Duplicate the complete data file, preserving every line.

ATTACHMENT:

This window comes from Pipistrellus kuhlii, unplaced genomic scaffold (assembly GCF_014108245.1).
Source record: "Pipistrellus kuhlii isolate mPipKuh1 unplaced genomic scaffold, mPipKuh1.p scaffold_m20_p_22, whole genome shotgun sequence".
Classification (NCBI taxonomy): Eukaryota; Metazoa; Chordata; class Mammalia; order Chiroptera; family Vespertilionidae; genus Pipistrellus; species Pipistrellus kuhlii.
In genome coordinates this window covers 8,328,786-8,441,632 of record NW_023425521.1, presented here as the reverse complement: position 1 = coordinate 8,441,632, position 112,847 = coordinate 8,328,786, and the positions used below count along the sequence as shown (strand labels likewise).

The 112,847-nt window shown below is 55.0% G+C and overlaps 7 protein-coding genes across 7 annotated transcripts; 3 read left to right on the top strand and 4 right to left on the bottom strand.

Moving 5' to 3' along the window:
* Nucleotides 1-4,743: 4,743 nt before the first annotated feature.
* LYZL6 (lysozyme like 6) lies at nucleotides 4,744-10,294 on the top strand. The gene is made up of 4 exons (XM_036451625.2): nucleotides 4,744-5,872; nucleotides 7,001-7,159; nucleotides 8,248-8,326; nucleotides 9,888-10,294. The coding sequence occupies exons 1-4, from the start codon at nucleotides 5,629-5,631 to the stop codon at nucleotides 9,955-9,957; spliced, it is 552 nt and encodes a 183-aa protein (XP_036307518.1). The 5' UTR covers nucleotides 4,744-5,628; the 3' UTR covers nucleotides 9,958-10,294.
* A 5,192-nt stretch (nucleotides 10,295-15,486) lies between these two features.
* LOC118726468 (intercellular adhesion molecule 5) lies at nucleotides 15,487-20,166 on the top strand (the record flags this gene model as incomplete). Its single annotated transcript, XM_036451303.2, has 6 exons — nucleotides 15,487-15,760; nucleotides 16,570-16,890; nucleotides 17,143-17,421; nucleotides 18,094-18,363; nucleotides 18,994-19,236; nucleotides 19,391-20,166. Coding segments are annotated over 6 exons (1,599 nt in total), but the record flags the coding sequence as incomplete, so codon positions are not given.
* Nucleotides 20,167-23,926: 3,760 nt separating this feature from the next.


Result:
This window comes from Pipistrellus kuhlii, unplaced genomic scaffold (assembly GCF_014108245.1).
Source record: "Pipistrellus kuhlii isolate mPipKuh1 unplaced genomic scaffold, mPipKuh1.p scaffold_m20_p_22, whole genome shotgun sequence".
Classification (NCBI taxonomy): Eukaryota; Metazoa; Chordata; class Mammalia; order Chiroptera; family Vespertilionidae; genus Pipistrellus; species Pipistrellus kuhlii.
In genome coordinates this window covers 8,328,786-8,441,632 of record NW_023425521.1, presented here as the reverse complement: position 1 = coordinate 8,441,632, position 112,847 = coordinate 8,328,786, and the positions used below count along the sequence as shown (strand labels likewise).

The 112,847-nt window shown below is 55.0% G+C and overlaps 7 protein-coding genes across 7 annotated transcripts; 3 read left to right on the top strand and 4 right to left on the bottom strand.

Moving 5' to 3' along the window:
* Nucleotides 1-4,743: 4,743 nt before the first annotated feature.
* LYZL6 (lysozyme like 6) lies at nucleotides 4,744-10,294 on the top strand. The gene is made up of 4 exons (XM_036451625.2): nucleotides 4,744-5,872; nucleotides 7,001-7,159; nucleotides 8,248-8,326; nucleotides 9,888-10,294. The coding sequence occupies exons 1-4, from the start codon at nucleotides 5,629-5,631 to the stop codon at nucleotides 9,955-9,957; spliced, it is 552 nt and encodes a 183-aa protein (XP_036307518.1). The 5' UTR covers nucleotides 4,744-5,628; the 3' UTR covers nucleotides 9,958-10,294.
* A 5,192-nt stretch (nucleotides 10,295-15,486) lies between these two features.
* LOC118726468 (intercellular adhesion molecule 5) lies at nucleotides 15,487-20,166 on the top strand (the record flags this gene model as incomplete). Its single annotated transcript, XM_036451303.2, has 6 exons — nucleotides 15,487-15,760; nucleotides 16,570-16,890; nucleotides 17,143-17,421; nucleotides 18,094-18,363; nucleotides 18,994-19,236; nucleotides 19,391-20,166. Coding segments are annotated over 6 exons (1,599 nt in total), but the record flags the coding sequence as incomplete, so codon positions are not given.
* Nucleotides 20,167-23,926: 3,760 nt separating this feature from the next.